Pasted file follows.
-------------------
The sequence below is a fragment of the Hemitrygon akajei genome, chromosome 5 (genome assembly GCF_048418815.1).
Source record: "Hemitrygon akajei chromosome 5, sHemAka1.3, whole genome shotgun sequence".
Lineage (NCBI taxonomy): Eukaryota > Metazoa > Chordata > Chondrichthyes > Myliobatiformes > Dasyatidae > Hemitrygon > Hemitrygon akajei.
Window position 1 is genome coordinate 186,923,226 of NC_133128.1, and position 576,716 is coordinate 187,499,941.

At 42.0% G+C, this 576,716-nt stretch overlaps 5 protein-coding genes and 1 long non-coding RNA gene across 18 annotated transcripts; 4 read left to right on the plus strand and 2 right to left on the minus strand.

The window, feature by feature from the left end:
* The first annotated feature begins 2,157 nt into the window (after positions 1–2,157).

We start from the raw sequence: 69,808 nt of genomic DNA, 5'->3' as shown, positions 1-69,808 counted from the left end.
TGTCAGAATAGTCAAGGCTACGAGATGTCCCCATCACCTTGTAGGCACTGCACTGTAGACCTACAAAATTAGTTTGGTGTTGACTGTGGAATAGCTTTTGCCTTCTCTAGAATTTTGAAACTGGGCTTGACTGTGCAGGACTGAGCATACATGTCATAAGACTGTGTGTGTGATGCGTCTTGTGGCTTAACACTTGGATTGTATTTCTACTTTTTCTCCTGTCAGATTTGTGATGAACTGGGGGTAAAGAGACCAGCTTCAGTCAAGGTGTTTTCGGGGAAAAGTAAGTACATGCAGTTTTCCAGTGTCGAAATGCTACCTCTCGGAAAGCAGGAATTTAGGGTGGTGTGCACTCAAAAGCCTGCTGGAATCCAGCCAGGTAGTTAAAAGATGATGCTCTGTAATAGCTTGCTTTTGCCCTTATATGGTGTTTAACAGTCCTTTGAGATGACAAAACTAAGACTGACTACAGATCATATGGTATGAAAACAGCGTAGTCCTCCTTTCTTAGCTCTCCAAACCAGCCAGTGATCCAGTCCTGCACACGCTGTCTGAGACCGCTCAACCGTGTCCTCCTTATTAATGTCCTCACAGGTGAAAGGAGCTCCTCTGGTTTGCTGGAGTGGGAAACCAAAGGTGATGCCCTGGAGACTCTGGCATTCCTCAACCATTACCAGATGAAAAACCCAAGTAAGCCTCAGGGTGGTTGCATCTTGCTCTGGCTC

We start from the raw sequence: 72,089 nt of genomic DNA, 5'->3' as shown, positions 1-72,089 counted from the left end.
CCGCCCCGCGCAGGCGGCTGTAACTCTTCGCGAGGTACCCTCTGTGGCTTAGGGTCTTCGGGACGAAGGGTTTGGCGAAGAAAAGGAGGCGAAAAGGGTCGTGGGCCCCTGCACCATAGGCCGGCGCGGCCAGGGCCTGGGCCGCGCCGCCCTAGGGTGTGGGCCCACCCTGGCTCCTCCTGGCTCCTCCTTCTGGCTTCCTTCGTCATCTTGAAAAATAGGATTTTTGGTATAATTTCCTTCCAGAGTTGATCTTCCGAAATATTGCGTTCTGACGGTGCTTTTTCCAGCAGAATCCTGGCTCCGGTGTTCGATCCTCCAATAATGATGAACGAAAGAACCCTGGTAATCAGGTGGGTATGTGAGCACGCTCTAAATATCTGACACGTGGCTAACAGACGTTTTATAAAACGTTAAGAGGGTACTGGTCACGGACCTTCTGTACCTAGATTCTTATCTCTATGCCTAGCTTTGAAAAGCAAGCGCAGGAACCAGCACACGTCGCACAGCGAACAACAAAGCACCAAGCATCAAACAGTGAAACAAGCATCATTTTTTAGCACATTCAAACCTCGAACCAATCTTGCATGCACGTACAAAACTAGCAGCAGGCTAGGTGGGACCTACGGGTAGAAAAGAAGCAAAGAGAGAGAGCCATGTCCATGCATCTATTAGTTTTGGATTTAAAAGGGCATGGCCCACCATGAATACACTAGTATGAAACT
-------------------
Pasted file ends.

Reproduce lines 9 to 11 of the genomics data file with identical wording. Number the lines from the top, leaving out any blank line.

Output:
TGTCAGAATAGTCAAGGCTACGAGATGTCCCCATCACCTTGTAGGCACTGCACTGTAGACCTACAAAATTAGTTTGGTGTTGACTGTGGAATAGCTTTTGCCTTCTCTAGAATTTTGAAACTGGGCTTGACTGTGCAGGACTGAGCATACATGTCATAAGACTGTGTGTGTGATGCGTCTTGTGGCTTAACACTTGGATTGTATTTCTACTTTTTCTCCTGTCAGATTTGTGATGAACTGGGGGTAAAGAGACCAGCTTCAGTCAAGGTGTTTTCGGGGAAAAGTAAGTACATGCAGTTTTCCAGTGTCGAAATGCTACCTCTCGGAAAGCAGGAATTTAGGGTGGTGTGCACTCAAAAGCCTGCTGGAATCCAGCCAGGTAGTTAAAAGATGATGCTCTGTAATAGCTTGCTTTTGCCCTTATATGGTGTTTAACAGTCCTTTGAGATGACAAAACTAAGACTGACTACAGATCATATGGTATGAAAACAGCGTAGTCCTCCTTTCTTAGCTCTCCAAACCAGCCAGTGATCCAGTCCTGCACACGCTGTCTGAGACCGCTCAACCGTGTCCTCCTTATTAATGTCCTCACAGGTGAAAGGAGCTCCTCTGGTTTGCTGGAGTGGGAAACCAAAGGTGATGCCCTGGAGACTCTGGCATTCCTCAACCATTACCAGATGAAAAACCCAAGTAAGCCTCAGGGTGGTTGCATCTTGCTCTGGCTC

We start from the raw sequence: 72,089 nt of genomic DNA, 5'->3' as shown, positions 1-72,089 counted from the left end.
CCGCCCCGCGCAGGCGGCTGTAACTCTTCGCGAGGTACCCTCTGTGGCTTAGGGTCTTCGGGACGAAGGGTTTGGCGAAGAAAAGGAGGCGAAAAGGGTCGTGGGCCCCTGCACCATAGGCCGGCGCGGCCAGGGCCTGGGCCGCGCCGCCCTAGGGTGTGGGCCCACCCTGGCTCCTCCTGGCTCCTCCTTCTGGCTTCCTTCGTCATCTTGAAAAATAGGATTTTTGGTATAATTTCCTTCCAGAGTTGATCTTCCGAAATATTGCGTTCTGACGGTGCTTTTTCCAGCAGAATCCTGGCTCCGGTGTTCGATCCTCCAATAATGATGAACGAAAGAACCCTGGTAATCAGGTGGGTATGTGAGCACGCTCTAAATATCTGACACGTGGCTAACAGACGTTTTATAAAACGTTAAGAGGGTACTGGTCACGGACCTTCTGTACCTAGATTCTTATCTCTATGCCTAGCTTTGAAAAGCAAGCGCAGGAACCAGCACACGTCGCACAGCGAACAACAAAGCACCAAGCATCAAACAGTGAAACAAGCATCATTTTTTAGCACATTCAAACCTCGAACCAATCTTGCATGCACGTACAAAACTAGCAGCAGGCTAGGTGGGACCTACGGGTAGAAAAGAAGCAAAGAGAGAGAGCCATGTCCATGCATCTATTAGTTTTGGATTTAAAAGGGCATGGCCCACCATGAATACACTAGTATGAAACT